The Government has announced that it is updating its Care in the Community (CiC) response as the number of households needing support to safely self-isolate with COVID-19 falls.
“Our Government has continued to act swiftly in responding to Omicron. Our immediate and ongoing efforts have been focused on supporting people and whānau to safely self-isolate, and providing social, wellbeing and food support to them and their households,” said Minister for Social Development and Employment, Carmel Sepuloni.
“We’ve worked hard to slow the spread of Omicron, and our Government’s response is showing to have paid dividends with a drop in demand for support.”
Now, with higher rates of vaccination coverage, the Ministry can pivot its response and support a broader range of circumstances for people who have been significantly impacted by COVID-19 requirements, she said.
“Our post-peak plan focuses on continuing to use the tools that have helped us to slow the spread of COVID, while also continuing to move forward. As part of our transition beyond the Omicron peak, we’re providing confidence and certainty to social service organisations and foodbanks who have worked tirelessly to support their local communities, whānau and people.”
The Minister said foodbanks had worked effectively alongside Government in its response to the COVID-19 pandemic.
“That’s why we’re continuing to provide them with some financial relief as we look to return to greater normality, but also as we look to broaden our efforts to strengthen food security in Aotearoa New Zealand.”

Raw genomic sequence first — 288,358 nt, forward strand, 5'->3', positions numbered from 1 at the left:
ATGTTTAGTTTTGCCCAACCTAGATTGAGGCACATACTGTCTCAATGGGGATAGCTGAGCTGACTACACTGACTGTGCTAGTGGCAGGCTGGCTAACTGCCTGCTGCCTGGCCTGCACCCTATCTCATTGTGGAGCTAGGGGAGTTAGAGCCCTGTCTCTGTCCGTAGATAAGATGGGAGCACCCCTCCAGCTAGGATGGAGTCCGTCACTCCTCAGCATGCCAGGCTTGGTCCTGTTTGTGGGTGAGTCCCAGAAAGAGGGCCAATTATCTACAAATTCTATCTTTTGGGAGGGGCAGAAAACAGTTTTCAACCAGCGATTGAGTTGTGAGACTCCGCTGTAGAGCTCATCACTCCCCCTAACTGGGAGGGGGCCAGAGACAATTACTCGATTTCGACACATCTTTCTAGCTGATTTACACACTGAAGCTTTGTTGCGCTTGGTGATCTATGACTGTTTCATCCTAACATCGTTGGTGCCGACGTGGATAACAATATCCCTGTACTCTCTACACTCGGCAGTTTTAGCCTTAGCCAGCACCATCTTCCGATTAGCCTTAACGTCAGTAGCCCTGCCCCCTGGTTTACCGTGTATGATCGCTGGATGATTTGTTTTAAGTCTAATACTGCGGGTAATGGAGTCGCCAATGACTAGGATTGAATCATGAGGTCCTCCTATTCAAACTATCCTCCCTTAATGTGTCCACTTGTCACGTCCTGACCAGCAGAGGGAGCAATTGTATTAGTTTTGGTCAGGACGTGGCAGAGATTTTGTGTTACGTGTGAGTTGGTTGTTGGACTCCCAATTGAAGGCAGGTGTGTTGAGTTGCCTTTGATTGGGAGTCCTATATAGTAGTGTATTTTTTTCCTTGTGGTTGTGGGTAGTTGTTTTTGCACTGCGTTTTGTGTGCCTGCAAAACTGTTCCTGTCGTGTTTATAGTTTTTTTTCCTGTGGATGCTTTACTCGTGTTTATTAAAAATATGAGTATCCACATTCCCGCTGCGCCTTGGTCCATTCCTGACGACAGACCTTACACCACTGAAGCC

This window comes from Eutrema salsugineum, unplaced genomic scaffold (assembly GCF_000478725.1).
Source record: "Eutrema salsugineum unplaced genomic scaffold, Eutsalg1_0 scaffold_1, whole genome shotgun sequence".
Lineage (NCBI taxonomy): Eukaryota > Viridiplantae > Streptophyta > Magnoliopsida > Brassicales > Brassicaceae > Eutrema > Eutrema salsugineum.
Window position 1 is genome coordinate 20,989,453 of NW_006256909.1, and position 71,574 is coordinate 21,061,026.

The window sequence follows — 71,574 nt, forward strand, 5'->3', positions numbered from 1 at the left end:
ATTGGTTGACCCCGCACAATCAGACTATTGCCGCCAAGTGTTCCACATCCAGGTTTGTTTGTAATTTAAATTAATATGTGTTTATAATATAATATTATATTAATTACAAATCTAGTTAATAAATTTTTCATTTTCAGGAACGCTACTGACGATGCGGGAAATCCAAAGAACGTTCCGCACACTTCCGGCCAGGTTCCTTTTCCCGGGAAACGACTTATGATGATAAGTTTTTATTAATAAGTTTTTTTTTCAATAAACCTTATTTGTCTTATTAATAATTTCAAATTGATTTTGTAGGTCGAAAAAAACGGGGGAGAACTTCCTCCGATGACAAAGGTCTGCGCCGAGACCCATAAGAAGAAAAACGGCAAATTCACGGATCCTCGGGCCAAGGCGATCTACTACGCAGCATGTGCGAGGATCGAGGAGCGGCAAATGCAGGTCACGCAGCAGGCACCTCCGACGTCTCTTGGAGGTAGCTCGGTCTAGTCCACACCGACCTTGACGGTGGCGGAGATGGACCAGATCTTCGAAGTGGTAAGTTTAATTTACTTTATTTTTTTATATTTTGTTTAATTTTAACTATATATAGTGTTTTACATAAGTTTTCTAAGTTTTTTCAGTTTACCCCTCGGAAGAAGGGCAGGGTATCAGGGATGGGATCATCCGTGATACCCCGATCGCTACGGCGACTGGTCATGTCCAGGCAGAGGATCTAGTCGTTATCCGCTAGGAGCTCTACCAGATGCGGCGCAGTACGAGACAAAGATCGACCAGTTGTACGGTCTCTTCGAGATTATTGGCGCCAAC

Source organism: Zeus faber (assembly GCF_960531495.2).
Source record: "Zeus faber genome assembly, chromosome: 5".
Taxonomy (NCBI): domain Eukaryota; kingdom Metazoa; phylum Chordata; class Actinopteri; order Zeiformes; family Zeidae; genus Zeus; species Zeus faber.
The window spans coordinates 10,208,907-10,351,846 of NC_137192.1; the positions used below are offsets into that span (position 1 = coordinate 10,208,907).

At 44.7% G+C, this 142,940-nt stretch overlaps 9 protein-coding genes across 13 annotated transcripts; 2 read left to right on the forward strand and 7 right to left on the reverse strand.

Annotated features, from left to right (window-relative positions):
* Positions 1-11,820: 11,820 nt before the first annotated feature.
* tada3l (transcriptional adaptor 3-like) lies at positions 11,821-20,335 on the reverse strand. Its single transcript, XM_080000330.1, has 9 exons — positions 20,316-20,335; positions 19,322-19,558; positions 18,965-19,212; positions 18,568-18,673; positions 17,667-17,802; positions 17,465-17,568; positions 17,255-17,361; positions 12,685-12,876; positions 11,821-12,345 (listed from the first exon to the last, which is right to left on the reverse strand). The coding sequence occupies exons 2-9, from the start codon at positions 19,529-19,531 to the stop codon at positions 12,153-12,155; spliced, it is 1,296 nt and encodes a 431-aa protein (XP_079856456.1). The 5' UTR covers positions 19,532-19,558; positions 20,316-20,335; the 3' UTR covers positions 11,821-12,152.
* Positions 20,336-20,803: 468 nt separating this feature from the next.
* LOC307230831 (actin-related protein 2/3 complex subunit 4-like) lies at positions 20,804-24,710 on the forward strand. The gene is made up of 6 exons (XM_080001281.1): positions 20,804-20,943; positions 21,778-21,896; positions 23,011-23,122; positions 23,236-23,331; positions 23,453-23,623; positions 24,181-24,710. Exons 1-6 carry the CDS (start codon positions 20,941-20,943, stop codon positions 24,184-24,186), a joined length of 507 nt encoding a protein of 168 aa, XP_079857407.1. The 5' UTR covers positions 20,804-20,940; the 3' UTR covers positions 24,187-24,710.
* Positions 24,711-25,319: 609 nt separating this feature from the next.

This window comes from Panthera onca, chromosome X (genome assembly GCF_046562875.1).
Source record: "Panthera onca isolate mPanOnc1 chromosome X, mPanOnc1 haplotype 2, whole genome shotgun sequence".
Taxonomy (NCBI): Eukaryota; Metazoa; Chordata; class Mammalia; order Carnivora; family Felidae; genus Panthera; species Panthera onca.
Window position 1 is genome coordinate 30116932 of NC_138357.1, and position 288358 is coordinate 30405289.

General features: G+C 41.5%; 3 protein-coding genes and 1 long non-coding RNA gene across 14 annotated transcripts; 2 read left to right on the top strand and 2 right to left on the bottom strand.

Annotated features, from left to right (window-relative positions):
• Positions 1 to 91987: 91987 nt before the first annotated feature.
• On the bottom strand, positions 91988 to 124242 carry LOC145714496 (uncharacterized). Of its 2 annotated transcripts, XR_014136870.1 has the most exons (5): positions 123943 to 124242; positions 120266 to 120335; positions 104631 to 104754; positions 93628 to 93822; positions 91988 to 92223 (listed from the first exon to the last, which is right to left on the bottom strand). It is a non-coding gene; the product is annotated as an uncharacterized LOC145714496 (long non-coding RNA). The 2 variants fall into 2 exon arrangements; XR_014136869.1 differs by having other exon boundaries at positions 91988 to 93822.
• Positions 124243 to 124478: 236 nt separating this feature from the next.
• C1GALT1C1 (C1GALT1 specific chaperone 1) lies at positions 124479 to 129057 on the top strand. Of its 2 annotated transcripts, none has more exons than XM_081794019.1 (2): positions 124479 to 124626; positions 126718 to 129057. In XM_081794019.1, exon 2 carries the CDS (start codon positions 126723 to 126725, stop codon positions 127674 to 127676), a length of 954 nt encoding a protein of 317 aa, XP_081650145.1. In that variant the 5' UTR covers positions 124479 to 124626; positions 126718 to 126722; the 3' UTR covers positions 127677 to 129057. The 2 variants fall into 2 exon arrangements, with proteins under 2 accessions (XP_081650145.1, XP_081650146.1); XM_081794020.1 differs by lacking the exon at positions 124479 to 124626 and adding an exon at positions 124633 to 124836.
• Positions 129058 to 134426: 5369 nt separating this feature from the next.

“Partnering with and empowering the community food sector has been integral in keeping up with demand in local communities, and it’s an approach that we know has worked. After responding to multiple resurgences and Omicron, this transition and the support we’re providing will be an important opportunity to reset and assess the future needs of the sector.”
She said that with the possible resurgence of new COVID variants, further work was required on a longer-term strategy to strengthen community resilience.
“This means looking at the role of the Community Connection Service and a plan for community food provision.”
“With 500 Community Connectors around the country, the Community Connection Service has been a vital link to support the needs of people self-isolating. We’ll be continuing to fund this service, underlining the role they play in communities across the motu, while also enabling them to help people with broader COVID-related issues like supporting people with high and complex needs with employment or education support.
“In addition to other CiC support available to all New Zealanders, we’re also ring-fencing support specifically for disabled communities.”
The Minister said COVID-19 had exposed the existing vulnerabilities and inequalities that disabled people face in their everyday lives.
“This ring-fenced funding has been created as a response to the conversations both myself and officials have been having with the disability community. The Ministry of Social Development (MSD) will work directly with the disability community to determine the best options for specific support for disabled people in line with the ‘nothing about us without us’ approach.
“Where we are at now is very different to where we were two years ago. We now have higher rates of vaccinations, greater data, and more tools in the tool box to help us slow the spread of Omicron. As we undertake our post-peak plan and transition to a greater normality, our response will continue to place people at the heart of it and ensure we’re leaving no-one behind,” Ms Sepuloni said.
She said Government would continue to keep an eye on the ongoing impacts of COVID-19 in communities and be ready to reassess the CiC welfare response again, including the Community Connection Service, if required for a further Omicron wave or a new variant.
Current Care in the Community welfare support will remain in place until the legislative requirement to self-isolate is lifted. This funding covers a transitional period up to June 2023.